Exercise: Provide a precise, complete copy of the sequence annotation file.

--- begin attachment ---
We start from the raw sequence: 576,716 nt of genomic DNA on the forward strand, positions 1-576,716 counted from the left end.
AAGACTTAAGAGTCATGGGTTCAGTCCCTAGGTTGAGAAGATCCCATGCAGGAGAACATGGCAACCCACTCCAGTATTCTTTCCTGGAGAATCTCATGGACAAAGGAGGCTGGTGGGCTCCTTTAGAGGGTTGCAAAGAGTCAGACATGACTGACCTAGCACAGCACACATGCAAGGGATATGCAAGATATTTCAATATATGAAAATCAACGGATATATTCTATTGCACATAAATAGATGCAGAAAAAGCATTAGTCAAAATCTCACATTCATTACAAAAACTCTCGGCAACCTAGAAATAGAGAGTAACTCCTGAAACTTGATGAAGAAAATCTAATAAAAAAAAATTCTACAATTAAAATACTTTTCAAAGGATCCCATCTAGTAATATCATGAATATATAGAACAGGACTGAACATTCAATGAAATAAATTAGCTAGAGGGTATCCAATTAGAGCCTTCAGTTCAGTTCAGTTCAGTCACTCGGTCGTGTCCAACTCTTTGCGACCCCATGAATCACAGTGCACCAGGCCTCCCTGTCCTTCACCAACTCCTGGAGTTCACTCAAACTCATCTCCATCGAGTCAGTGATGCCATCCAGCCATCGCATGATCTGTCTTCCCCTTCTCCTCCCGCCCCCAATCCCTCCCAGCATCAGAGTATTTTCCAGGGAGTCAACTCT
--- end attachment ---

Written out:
We start from the raw sequence: 576,716 nt of genomic DNA on the forward strand, positions 1-576,716 counted from the left end.
AAGACTTAAGAGTCATGGGTTCAGTCCCTAGGTTGAGAAGATCCCATGCAGGAGAACATGGCAACCCACTCCAGTATTCTTTCCTGGAGAATCTCATGGACAAAGGAGGCTGGTGGGCTCCTTTAGAGGGTTGCAAAGAGTCAGACATGACTGACCTAGCACAGCACACATGCAAGGGATATGCAAGATATTTCAATATATGAAAATCAACGGATATATTCTATTGCACATAAATAGATGCAGAAAAAGCATTAGTCAAAATCTCACATTCATTACAAAAACTCTCGGCAACCTAGAAATAGAGAGTAACTCCTGAAACTTGATGAAGAAAATCTAATAAAAAAAAATTCTACAATTAAAATACTTTTCAAAGGATCCCATCTAGTAATATCATGAATATATAGAACAGGACTGAACATTCAATGAAATAAATTAGCTAGAGGGTATCCAATTAGAGCCTTCAGTTCAGTTCAGTTCAGTCACTCGGTCGTGTCCAACTCTTTGCGACCCCATGAATCACAGTGCACCAGGCCTCCCTGTCCTTCACCAACTCCTGGAGTTCACTCAAACTCATCTCCATCGAGTCAGTGATGCCATCCAGCCATCGCATGATCTGTCTTCCCCTTCTCCTCCCGCCCCCAATCCCTCCCAGCATCAGAGTATTTTCCAGGGAGTCAACTCT